Directors: Oliver Nakache and Eric Toledano
French / 115 minutes
Max (Jean-Pierre Bacri), a battle-weary veteran of the wedding-planning racket, has one last event to plan at an opulent château. But this over-the-top affair may be too much even for Max. With stuffy period costumes for the caterers, a vain, hyper sensitive
singer, a morose, micromanaging groom, and Max’s ostensible
girlfriend, Joisette (Suzanne Clément) openly flirting with a much younger server, only one thing is certain: it’s going to be a very long night. An ensemble work brimming with offbeat, lovable characters, C’est la vie! is a fiendishly smart, sprawling comedy as only the French can do it.
This is an expertly assembled, tartly played and hugely enjoyable romp.Boyd van Hoeij, Hollywood Reporter
An uproariously contemporary riff on Robert Altman’s underrated classic A Wedding … focusing almost exclusively on [the] wedding planner and his eccentric crew.Jared Mobarak, The Film Stage
The latest collaboration between Olivier Nakache and Eric Toledano is like a good wedding champagne – bubbly, frothy fun with an excellent structure and a hint of complexity that leaves you on a high. Amber Wilkinson, Eye for Film
Director: Ruben Östlund
English/Swedish /Danish / 145 minutes
Rating: 14A for language, some strong sexual content, and brief
An audacious satire of the postmodern art world, The Square follows Christian (Claes Bang), the imperious, self-centred, and hopelessly befuddled curator of Sweden’s most cutting-edge art museum and his increasingly desperate attempts to promote his exhibits. Full of brilliant and dazzling set pieces, including one of the year’s most
indelible onscreen moments, the film highlights the challenges that face artists as they examine the increasingly complex and absurd world we live in. Winner of the prestigious Palme d’Or at Cannes, this film is one of the most undaunted examples of the comedy of
extreme discomfort and social collapse.
Swedish writer-director Ruben Östlund takes modern society’s
temperature and finds it dangerously overheated in the madly
ambitious and frequently disquieting The Square. Todd McCarthy, The Hollywood Reporter
It’s laugh-out-loud funny and occasionally just plain silly. But it asks
a serious question that seems more urgent with every passing day:
“How much inhumanity does it take before we access your humanity?” Peter Howell, Toronto Star
The argument in favor of The Square is not that it’s great fun to watch, but that it’s very entertaining to ponder after viewing. It lingers, both amusingly and disturbingly.Mark Jenkins, NPR
Director: Werner Herzog
English / 98 minutes
An eccentric, entertaining, and enlightening meditation on our
digital world, Lo and Behold investigates the internet’s integration
into every aspect of our lives. Through interviews with scientists
and entrepreneurs at the cutting edge of digital technologies,
Herzog considers the new possibilities opened up by the internet, and speculates on how humanity and the world will be impacted
by these developments. But the promises of a bright future are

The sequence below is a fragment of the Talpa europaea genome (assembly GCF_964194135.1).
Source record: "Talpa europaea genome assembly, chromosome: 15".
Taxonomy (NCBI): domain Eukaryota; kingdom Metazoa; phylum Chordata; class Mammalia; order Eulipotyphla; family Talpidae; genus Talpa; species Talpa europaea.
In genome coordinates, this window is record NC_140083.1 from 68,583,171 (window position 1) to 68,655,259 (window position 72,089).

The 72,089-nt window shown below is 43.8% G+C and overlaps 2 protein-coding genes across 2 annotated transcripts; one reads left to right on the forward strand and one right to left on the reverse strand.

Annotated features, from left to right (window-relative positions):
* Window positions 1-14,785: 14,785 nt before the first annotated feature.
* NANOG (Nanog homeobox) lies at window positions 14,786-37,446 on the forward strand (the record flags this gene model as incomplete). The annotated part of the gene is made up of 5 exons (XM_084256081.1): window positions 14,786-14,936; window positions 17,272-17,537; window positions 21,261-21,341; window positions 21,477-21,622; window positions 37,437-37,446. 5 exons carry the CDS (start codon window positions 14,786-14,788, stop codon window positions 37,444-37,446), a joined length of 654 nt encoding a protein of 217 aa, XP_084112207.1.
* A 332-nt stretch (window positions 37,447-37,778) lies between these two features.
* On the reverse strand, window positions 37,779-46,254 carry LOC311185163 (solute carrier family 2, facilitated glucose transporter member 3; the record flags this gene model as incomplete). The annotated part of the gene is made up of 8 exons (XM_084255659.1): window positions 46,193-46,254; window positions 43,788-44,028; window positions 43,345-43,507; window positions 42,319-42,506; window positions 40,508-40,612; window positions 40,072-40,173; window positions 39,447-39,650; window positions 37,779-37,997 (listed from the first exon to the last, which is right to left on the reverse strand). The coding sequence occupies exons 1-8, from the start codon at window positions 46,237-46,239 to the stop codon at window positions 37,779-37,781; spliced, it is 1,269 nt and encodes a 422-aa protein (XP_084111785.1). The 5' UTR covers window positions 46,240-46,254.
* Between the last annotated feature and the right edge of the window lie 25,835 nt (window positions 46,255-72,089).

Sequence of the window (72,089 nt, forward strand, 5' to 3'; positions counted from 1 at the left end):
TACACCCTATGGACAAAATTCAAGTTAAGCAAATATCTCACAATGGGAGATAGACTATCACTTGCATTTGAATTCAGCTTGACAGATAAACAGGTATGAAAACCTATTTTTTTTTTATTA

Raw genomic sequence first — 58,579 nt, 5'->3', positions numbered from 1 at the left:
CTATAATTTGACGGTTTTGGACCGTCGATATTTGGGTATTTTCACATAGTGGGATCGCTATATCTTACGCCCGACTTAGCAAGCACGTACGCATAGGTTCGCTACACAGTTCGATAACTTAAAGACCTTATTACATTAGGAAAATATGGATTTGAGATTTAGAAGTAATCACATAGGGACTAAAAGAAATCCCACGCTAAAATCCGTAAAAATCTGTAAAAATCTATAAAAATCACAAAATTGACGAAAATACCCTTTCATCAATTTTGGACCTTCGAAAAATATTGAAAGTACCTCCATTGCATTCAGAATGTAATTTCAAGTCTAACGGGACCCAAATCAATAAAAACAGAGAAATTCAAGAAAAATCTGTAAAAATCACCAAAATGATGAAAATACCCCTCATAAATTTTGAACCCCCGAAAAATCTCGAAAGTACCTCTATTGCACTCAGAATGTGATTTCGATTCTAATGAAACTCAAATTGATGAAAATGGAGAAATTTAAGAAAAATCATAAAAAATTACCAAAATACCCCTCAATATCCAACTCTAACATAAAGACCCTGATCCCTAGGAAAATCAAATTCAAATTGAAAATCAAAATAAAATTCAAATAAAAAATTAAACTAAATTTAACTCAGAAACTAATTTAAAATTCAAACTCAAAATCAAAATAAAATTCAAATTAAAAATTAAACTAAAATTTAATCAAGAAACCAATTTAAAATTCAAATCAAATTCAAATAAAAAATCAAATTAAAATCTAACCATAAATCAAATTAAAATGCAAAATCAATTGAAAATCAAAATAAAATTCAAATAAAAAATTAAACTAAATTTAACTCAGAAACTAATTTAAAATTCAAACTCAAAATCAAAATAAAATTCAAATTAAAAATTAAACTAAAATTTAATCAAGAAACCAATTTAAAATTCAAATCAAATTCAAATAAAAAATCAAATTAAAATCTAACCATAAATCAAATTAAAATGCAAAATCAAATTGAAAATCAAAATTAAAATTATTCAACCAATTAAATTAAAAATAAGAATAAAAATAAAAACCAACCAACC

tempered by some darker realities. The film refrains from any final
judgments, leaving the viewer to consider the implications on their own lives and hopes for the future.
This documentary is one of Herzog’s best; it’s thoughtful yet entertaining, amusing yet heartbreaking, and sometimes simply beautiful.Jeffrey M. Anderson, Common Sense Media
Herzog’s observations, however, are steeped in optimism, an embrace
of the mystic, and, even, good humor.Ray Pride, Newcity
The shape of things to come is a subject very dear to the hearts of the high-tech evangelists Herzog talks to, and it accounts for the pulse of freakish comedy that beats through Lo and Behold.Anthony Lane, New Yorker
Director: Xavier Dolan
French with English subtitles / 95 minutes
Apologies for the technical difficulties.
After receiving a terminal diagnosis, Louis (Gaspard Ulliel) returns home, ending a 12-year absence. But his homecoming is tainted by lingering resentment. His attempts to inform his mother (Nathalie Baye), sister (Léa Seydoux), brother (Vincent Cassel), and sister-in-law (Marion Cotillard) of his illness are repeatedly sabotaged by the surfacing tensions between family members. Shot in intimate close-ups, the film is claustrophobic and oppressive, brilliantly conveying the characters’ dysfunction. Winner of the Grand Prix at Cannes, this is a thunderous drama about family roots.
Dolan has made a film that is at once his most restrained and withholding work while still being remarkably indulgent. A whole film told in tight close-ups on anguished faces.Grace Sharkey, 4:3
Dolan has found a way to exasperate and exhaust his audience, but he has also achieved a completely unexpected catharsis at the end of an
agonizing hour and a half. Standing there on the grave of dreams, he knows why the caged bird sings.Peter Debruge, Variety
It’s not an easy film to watch – and it doesn’t try to be.Pablo Villaça, Cinema em Cena
Director: Hirokazu Kore-eda
Japanese with English subtitles / 128 minutes
The Koda sisters have been on their own since their mother